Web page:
Making an effective complaint can be tricky at the best of times but the process becomes even more problematic when the company is based in China. Here’s all you need to know in order to complain against a Chinese company – and get results!
Making an effective complaint can be tricky at the best of times but the process becomes even more problematic when the company is based in China.
Here’s all you need to know in order to complain against a Chinese company - and get results!
Table of Contents
Contact supplier regarding your complaint
Should an issue arise the best thing you could start with is simply contact the supplier. This might seem obvious but before you escalate any complaint, provide a clear report of the issue in writing.
Mistakes do happen so this possibility needs to be eliminated before taking any further action. You also need to show that you have given the company adequate opportunity to rectify issues before escalating them. If no reply is received after 7 working days then initiate issue a demand letter before action.
You could also file a claim to whoever facilitated your payment. If you paid with a service like Paypal it should be easy to get a refund.
Prepare a clear and concise complaint
State clearly when, where and how the issue occurred and what action has been taken to date to rectify it. Ensure all supporting evidence is included to support your allegation. Specify your expectations as to how the issue can be resolved and give clear time frames for responses.
Issue demand letters before action
Before taking any legal action, issue a demand letter in Chinese from a China based lawyer for the full amount of the claim (direct or indirect). The seller may be prompted to negotiate a settlement such as a refund, partial refund or replacement products. Pursuing a claim is only cost effective if the company is legit and has enough assets for any monies awarded to be recovered.
Contact the relevant authorities
There are several Chinese authorities you could contact depending on your situation.
Contact the China Consumers Association with details of your complaint and associated supporting documents. Any evidence should include name, ID number if applicable, address, postcode and contact number of the complainant. In addition you will need to provide the name of your contact, name of company, address, postal code and a contact number for the respondent.
Inform the China Council for the Promotion of International Trade about your allegation regarding a contravention to consumer rights.
Report any suspected scams to the trade division of the Chinese embassy in your country and request that they contact the appropriate Chinese officials with details of issue and any evidence to support your allegation.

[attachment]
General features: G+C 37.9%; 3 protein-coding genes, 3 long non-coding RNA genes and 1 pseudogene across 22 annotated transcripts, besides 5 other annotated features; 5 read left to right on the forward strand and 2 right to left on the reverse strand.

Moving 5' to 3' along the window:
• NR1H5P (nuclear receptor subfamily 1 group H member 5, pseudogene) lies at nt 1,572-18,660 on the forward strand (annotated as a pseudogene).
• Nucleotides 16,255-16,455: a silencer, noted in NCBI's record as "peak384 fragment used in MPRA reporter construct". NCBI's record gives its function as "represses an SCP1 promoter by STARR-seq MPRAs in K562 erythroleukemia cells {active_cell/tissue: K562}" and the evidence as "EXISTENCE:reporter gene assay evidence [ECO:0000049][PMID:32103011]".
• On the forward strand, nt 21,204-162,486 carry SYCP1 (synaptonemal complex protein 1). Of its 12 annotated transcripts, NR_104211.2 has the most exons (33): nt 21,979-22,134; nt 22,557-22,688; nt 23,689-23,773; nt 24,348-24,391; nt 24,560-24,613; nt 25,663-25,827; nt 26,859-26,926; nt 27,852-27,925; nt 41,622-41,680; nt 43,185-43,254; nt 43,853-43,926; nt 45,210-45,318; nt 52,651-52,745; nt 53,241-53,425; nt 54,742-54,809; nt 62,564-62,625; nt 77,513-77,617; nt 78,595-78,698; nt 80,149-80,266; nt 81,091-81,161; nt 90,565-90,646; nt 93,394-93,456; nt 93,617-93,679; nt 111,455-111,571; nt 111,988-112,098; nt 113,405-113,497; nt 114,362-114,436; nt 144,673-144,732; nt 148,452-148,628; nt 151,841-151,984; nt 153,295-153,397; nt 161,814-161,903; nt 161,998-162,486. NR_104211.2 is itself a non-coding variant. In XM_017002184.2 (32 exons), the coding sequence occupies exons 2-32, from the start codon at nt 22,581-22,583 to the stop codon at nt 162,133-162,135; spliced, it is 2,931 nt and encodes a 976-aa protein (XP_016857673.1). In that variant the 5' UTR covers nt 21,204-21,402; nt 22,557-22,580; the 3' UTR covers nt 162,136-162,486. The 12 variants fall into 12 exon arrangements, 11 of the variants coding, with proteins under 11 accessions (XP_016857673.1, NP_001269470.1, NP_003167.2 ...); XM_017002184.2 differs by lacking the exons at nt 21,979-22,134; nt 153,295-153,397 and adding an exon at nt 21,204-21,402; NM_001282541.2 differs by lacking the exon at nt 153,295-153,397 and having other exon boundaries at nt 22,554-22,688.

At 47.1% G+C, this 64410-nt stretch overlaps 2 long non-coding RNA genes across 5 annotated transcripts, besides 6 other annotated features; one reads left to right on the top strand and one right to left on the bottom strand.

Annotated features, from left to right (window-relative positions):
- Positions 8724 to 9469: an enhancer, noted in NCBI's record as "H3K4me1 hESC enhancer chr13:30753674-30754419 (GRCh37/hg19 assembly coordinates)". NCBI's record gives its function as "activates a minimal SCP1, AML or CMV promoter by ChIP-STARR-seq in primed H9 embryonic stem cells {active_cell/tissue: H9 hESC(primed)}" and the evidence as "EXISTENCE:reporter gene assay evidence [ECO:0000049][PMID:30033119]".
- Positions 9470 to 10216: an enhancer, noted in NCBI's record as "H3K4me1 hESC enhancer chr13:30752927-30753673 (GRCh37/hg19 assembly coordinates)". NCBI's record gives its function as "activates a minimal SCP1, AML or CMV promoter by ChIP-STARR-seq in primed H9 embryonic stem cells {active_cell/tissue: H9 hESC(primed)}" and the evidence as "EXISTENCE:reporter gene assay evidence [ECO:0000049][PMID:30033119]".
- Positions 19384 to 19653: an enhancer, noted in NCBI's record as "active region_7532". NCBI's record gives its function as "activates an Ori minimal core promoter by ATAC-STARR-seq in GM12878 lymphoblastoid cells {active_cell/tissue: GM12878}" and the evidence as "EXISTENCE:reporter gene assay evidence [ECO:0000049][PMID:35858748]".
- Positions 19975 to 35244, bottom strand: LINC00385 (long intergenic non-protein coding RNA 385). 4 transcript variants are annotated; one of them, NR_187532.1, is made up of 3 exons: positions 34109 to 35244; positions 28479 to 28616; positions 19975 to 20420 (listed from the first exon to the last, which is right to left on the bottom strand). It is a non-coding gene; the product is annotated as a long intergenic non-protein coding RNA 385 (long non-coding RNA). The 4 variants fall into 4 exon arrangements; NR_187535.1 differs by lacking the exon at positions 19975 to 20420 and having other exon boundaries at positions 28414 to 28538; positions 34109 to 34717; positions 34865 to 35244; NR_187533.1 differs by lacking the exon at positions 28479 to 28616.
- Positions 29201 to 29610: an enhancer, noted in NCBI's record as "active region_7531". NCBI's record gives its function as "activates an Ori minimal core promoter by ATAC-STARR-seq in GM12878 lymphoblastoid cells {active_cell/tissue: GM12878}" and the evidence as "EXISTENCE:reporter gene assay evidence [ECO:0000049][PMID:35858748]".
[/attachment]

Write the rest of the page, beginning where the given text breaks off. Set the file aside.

If your case involves a lot of money it might be worthwile to contact The Chinese Ministry of Commerce. They have a complaint line in English for companies to complain about Chinese businesses. Through their service you can lodge complaints and request help.
In addition, you can register your complaint with the Chinese embassy in your own country and also the Chinese police.
If the company is still operating and has real assets then you may be able to work with the Chinese police and/or a local lawyer in order to action your complaint. However you would need to appoint power of attorney to a local representative to act on your behalf.
Engage the services of a private investigator
If the claim is above $30,000 (or equivalent) consider engaging the services of a private investigator or representative to manage police action. If the amount is under $30,000 then the complaint is not worth pursuing in this way.
How to prevent problems with a Chinese company?
As a consumer, in order to minimise issues, simply check reviews of the company where you want to buy something. You might also want to consider to buy the product at a local shop. Buy local and you simply ‘enjoy’ better consumer protection.
If you do business with a Chinese company it is advisable to ensure any agreements are in both languages before purchase and that the Chinese name is listed.
Any lawsuit would need to be made in a Chinese court. If all documents relating to the purchase are in English then this could complicate matters should the complaint go to court. For example, before the case can be heard, any supporting documentation would need to be translated by a court approved translator beforehand. This is time consuming and expensive.
An English only agreement signed by both parties is legally binding but in order to have any legal standing in China, the Chinese name of the company in question must be stated on the agreement. This is because the English equivalent is not the official name.
File your complaint on Complain.biz. We will give your complaint the attention it deserves.